actually made out of a human cadaver's ear. Clamped into place on a tripod,
this grisly gadget drew sound-wave images on smoked glass through a thin straw
glued to its vibrating earbones.

By 1875, Bell had learned to produce audible sounds--ugly shrieks and squawks--
by using magnets, diaphragms, and electrical current.

Most "Golden Vaporware" technologies go nowhere.

But the second stage of technology is the Rising Star, or, the "Goofy
Prototype," stage. The telephone, Bell's most ambitious gadget yet, reached
this stage on March 10, 1876. On that great day, Alexander Graham Bell became
the first person to transmit intelligible human speech electrically. As it
happened, young Professor Bell, industriously tinkering in his Boston lab, had
spattered his trousers with acid. His assistant, Mr. Watson, heard his cry for
help--over Bell's experimental audio-telegraph. This was an event without
precedent.

Technologies in their "Goofy Prototype" stage rarely work very well. They're
experimental, and therefore half-baked and rather frazzled. The prototype may
be attractive and novel, and it does look as if it ought to be good for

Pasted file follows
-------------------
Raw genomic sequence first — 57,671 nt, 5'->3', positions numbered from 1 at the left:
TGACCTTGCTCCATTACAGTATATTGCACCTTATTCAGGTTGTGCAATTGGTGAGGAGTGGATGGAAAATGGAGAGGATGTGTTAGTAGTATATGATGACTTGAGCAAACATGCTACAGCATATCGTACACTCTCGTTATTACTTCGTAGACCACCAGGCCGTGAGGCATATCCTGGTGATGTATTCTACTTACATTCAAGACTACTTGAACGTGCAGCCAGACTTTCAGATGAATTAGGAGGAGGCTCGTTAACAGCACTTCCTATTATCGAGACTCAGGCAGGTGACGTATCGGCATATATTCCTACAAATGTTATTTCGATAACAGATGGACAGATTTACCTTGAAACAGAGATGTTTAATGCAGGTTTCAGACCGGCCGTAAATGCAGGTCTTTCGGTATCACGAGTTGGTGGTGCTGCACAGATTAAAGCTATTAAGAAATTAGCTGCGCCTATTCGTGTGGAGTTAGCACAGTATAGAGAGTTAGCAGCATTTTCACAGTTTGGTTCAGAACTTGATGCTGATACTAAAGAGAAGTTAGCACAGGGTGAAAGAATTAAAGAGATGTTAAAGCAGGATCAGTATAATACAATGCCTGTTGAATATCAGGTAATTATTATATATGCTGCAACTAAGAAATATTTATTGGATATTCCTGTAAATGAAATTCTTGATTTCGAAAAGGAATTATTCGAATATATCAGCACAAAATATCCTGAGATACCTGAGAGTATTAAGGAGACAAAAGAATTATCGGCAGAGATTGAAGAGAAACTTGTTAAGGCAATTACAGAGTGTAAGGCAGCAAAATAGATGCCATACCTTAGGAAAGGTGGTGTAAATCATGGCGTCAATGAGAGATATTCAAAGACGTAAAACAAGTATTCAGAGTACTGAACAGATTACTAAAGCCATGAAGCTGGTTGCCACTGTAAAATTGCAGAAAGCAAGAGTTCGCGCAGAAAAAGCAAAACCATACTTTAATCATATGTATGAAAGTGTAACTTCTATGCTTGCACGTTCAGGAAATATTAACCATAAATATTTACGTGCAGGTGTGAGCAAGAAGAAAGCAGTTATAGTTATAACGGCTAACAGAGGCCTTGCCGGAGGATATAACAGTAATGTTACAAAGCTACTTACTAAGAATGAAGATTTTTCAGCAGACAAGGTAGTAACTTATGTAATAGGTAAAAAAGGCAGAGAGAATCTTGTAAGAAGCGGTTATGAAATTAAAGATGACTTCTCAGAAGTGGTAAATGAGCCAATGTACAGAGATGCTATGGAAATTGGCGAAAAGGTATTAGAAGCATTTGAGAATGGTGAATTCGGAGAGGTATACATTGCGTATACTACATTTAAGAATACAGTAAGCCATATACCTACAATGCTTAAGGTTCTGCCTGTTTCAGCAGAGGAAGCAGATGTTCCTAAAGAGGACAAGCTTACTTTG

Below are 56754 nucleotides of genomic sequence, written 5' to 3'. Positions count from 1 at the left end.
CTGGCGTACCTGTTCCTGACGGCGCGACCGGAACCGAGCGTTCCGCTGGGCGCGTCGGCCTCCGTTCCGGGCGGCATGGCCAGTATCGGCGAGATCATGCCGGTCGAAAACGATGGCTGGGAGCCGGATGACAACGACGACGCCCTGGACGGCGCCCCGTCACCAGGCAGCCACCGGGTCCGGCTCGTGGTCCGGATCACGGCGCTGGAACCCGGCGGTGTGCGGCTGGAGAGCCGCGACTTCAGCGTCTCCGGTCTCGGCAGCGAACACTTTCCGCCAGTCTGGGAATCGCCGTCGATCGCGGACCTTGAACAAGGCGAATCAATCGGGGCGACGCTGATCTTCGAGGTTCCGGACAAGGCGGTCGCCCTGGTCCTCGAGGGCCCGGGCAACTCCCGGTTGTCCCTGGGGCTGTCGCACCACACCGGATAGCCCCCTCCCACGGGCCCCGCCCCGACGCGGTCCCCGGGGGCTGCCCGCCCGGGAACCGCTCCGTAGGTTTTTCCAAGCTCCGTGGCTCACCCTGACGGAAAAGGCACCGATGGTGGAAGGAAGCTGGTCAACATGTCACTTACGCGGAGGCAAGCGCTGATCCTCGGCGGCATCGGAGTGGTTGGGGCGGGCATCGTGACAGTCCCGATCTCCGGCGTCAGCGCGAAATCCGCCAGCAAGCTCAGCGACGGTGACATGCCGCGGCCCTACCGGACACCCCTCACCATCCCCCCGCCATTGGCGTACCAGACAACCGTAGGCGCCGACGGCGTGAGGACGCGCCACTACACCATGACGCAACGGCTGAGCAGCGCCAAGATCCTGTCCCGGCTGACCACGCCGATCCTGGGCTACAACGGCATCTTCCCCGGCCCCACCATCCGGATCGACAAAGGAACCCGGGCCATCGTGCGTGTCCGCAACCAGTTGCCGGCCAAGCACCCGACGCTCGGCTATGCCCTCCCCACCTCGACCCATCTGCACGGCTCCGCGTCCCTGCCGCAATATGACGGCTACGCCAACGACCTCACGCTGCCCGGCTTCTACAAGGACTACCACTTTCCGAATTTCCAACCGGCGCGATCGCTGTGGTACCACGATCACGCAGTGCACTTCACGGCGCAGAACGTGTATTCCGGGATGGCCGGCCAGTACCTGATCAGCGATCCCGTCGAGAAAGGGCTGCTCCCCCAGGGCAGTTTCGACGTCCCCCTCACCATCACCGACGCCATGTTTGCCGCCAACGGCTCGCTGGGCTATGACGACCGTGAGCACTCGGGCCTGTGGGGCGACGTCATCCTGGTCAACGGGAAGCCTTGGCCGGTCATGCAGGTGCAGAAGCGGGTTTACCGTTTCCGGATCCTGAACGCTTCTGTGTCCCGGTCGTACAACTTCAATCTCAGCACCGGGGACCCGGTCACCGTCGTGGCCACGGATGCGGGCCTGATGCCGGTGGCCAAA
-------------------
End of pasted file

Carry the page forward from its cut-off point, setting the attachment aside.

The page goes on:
something-or-other. But nobody, including the inventor, is quite sure what.
Inventors, and speculators, and pundits may have very firm ideas about its
potential use, but those ideas are often very wrong.

The natural habitat of the Goofy Prototype is in trade shows and in the popular
press. Infant technologies need publicity and investment money like a tottering
calf need milk. This was very true of Bell's machine. To raise research and
development money, Bell toured with his device as a stage attraction.

Contemporary press reports of the stage debut of the telephone showed pleased
astonishment mixed with considerable dread. Bell's stage telephone was a large
wooden box with a crude speaker-nozzle, the whole contraption about the size and
shape of an overgrown Brownie camera. Its buzzing steel soundplate, pumped up
by powerful electromagnets, was loud enough to fill an auditorium. Bell's
assistant Mr. Watson, who could manage on the keyboards fairly well, kicked in
by playing the organ from distant rooms, and, later, distant cities. This feat
was considered marvellous, but very eerie indeed.

Bell's original notion for the telephone, an idea promoted for a couple of
years, was that it would become a mass medium. We might recognize Bell's idea
today as something close to modern "cable radio." Telephones at a central
source would transmit music, Sunday sermons, and important public speeches to a
paying network of wired-up subscribers.

At the time, most people thought this notion made good sense. In fact, Bell's
idea was workable. In Hungary, this philosophy of the telephone was
successfully put into everyday practice. In Budapest, for decades, from 1893